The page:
The position and air which Rutherford took was not appreciated by many. The Russellites accused him for betraying Russell. In Belgium as in other countries where the Present Truth was established, a few problems came to light, some people intended to divide.

In the course of events, for what concerns Jumet and the district of Charleroi, the Tilmant family and other people joined Rutherford who was elected president of the Watchtower Society. The strong personality of Rutherford like the one of Robert Roberts made people choosing for other lesser dictatorial figures. Several core doctrines of the Millennialist Restorationist Christian movement that emerged from the teachings and ministries of Dr. John Thomas and Charles Taze Russell, also known as Pastor Russell, got changed. Throughout the world thousands of members left congregations of Bible Students associated with the Watch Tower Society throughout the 1920s prompted in part by Rutherford’s failed predictions for the year 1925, increasing disillusionment with his on-going doctrinal and organizational changes, and his campaign for centralized control of the movement.

Followers in Belgium

Prolific writer and bible Student Paul Samuel Leo Johnson

Prolific writer and bible Student Paul Samuel Leo Johnson

The U.S.A. immigrant from Poland and a prominent Hebrew scholar, Paul Samuel Leo (formerly Levitsky) Johnson attracted many followers in Belgium and other places. In 1903 he had begun began fellowship with the Columbus Ecclesia of the Watch Tower Society and was appointed by Russell as a Pilgrim of the Bible Student movement in 1904. He eventually served as Russell’s personal secretary and in time became Russell’s most trusted friend and advisor. Though for him it became very difficult to cope with those Bible students who challenged the teachings of Pastor C.T. Russell on questions around his understanding of the new covenant and the ransom for all.

The illegal introduction of new by-laws for the Watch Tower Society gave the President Rutherford full control over the affairs of the Society. However, this was not Pastor Russell’s wish. In his last will and testament he had provided for a seven-man board of directors to succeed him. Four members of the Society’s Board of Directors, a majority of the Board, took strong exception to what they regarded as Rutherford’s high-handed behaviour and opposed him. Eventually tension between Rutherford and the directors grew and on July 17, 1917, Ruther­ford simply announced to the Bethel family in Brooklyn, New York, during meal time that he had replaced the four directors with his own appointees, using the legal jargon that the directors who had opposed him did not hold their positions legally under Pennsylvania law.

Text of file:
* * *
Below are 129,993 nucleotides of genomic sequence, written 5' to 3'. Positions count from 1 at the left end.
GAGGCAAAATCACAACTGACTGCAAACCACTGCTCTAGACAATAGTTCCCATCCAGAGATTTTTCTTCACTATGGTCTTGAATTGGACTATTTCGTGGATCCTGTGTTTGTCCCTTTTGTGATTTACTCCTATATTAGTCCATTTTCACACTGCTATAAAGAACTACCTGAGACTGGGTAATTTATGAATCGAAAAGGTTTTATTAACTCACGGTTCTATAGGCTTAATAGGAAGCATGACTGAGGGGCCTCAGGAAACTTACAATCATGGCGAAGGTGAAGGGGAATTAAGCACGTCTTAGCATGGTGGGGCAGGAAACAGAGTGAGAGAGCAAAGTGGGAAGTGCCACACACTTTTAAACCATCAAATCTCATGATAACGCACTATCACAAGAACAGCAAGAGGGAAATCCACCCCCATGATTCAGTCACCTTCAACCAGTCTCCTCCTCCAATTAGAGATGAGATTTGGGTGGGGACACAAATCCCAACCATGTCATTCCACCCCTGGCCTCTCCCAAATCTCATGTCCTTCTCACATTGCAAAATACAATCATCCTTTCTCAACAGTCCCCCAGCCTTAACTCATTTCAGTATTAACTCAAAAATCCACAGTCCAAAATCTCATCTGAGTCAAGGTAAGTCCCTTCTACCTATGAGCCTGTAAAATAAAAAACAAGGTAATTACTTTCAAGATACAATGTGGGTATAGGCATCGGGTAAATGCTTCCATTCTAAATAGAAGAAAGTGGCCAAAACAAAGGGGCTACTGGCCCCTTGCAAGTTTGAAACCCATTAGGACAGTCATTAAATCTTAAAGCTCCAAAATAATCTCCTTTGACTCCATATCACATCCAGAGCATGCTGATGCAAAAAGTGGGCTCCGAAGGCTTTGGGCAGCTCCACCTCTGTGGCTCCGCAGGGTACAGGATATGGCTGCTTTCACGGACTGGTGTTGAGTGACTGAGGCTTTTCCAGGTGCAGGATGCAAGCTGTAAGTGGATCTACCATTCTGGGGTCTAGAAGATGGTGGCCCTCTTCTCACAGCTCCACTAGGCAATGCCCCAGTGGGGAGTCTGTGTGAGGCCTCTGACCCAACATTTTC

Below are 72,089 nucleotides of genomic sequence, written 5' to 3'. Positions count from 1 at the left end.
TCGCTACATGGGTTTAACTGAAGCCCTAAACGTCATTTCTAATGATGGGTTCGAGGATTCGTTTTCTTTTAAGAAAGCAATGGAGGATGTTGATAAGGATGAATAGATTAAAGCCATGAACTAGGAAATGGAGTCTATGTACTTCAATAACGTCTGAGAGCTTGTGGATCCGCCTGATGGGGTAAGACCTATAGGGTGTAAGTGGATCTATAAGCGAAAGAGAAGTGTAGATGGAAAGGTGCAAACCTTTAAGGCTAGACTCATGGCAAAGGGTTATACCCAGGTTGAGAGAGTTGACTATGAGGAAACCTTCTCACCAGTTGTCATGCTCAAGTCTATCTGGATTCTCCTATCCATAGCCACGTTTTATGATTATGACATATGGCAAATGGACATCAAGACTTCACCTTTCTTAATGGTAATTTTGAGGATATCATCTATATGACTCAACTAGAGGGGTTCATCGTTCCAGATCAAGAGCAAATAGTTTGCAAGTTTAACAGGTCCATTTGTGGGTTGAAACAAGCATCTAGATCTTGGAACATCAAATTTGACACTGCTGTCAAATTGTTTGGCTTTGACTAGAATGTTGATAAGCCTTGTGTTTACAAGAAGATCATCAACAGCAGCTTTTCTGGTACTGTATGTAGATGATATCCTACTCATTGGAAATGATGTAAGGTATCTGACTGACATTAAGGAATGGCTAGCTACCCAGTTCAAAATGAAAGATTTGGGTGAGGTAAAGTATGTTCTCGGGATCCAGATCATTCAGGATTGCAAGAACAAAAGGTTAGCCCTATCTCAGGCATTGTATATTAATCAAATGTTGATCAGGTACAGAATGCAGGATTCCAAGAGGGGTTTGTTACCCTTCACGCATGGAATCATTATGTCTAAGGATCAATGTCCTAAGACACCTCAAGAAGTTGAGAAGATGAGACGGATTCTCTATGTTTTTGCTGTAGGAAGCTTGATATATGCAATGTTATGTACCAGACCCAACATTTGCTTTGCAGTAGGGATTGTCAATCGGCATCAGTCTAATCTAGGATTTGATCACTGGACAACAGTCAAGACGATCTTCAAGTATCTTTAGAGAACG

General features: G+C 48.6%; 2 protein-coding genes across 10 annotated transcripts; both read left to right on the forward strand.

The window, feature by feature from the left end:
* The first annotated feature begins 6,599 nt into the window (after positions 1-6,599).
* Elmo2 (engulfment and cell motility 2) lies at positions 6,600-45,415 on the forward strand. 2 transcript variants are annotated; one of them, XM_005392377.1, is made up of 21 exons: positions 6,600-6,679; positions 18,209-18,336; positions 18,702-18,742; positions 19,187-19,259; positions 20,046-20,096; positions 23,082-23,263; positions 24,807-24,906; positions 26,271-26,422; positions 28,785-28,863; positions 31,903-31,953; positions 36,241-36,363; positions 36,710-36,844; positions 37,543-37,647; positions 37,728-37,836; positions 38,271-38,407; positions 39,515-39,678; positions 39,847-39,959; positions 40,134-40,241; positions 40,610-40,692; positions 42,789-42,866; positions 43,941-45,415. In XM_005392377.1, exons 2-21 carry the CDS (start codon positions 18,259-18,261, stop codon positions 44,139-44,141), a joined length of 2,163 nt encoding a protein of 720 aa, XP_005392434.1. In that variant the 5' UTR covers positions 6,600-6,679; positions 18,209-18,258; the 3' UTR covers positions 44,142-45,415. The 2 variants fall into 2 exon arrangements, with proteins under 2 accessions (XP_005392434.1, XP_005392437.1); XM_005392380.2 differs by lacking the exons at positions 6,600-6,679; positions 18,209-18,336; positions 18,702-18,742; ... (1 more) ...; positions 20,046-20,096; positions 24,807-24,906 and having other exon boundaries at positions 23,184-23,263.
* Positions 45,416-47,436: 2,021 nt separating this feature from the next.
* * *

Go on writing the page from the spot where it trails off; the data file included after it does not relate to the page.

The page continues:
Ru­therford falsely claimed that the four directors and others with them were refusing to cooperate with the Society. Even today Jehovah’s Wit­nesses are told that the four directors who were expelled from the Watch Tower headquarters were wicked and self-serving.

Missionaries

Lots of serious Bible students like the Thomasites, Russellites and several associated members of the Bible Student Movement opposed the way Rutherford wanted to have the Bible Students moving. The four directors formed an institute to continue the work of Pastor Russell independent of the Society. Others would form corporations of their own. Some Bible Students followed the lead of their favourite elder or teacher. Still others, leery of organization and societies, stayed independent of all others.
Brother Paul Johnson gave his movement the name “Interior Missionary Laity Movement” (one of the unincorporated names used by Pastor Russell and the early IBSA).  From that group the Herald of Christ’s Kingdom Bible Students gave their ideas to some Belgians. Some joined Alexander F.L. Freitag, also known as Freytag, who at the end of 1917, still was responsible manager of the Watchtower edited in French in Switzerland. Freitag founded the group Angel of the Lord (inspired by a verse of the Apocalypse), Angel of Jehovah Bible and Tract Society, then Church of the Kingdom of God or the Philanthropic Assembly of the  “Friends of Man”. A small group was living in the area of Charleroi. Some of them have not followed the 3 movements and have formed an Association of Bible Students. The Young Men’s Mutual Bible Study Associations of brother Robert Ashcroft could attract others. The talks of Frank George Jannaway and his work to protect those who did not want to fight in the World War got probably also some attention, but the different groups were very small and as such came in the danger of oblivion.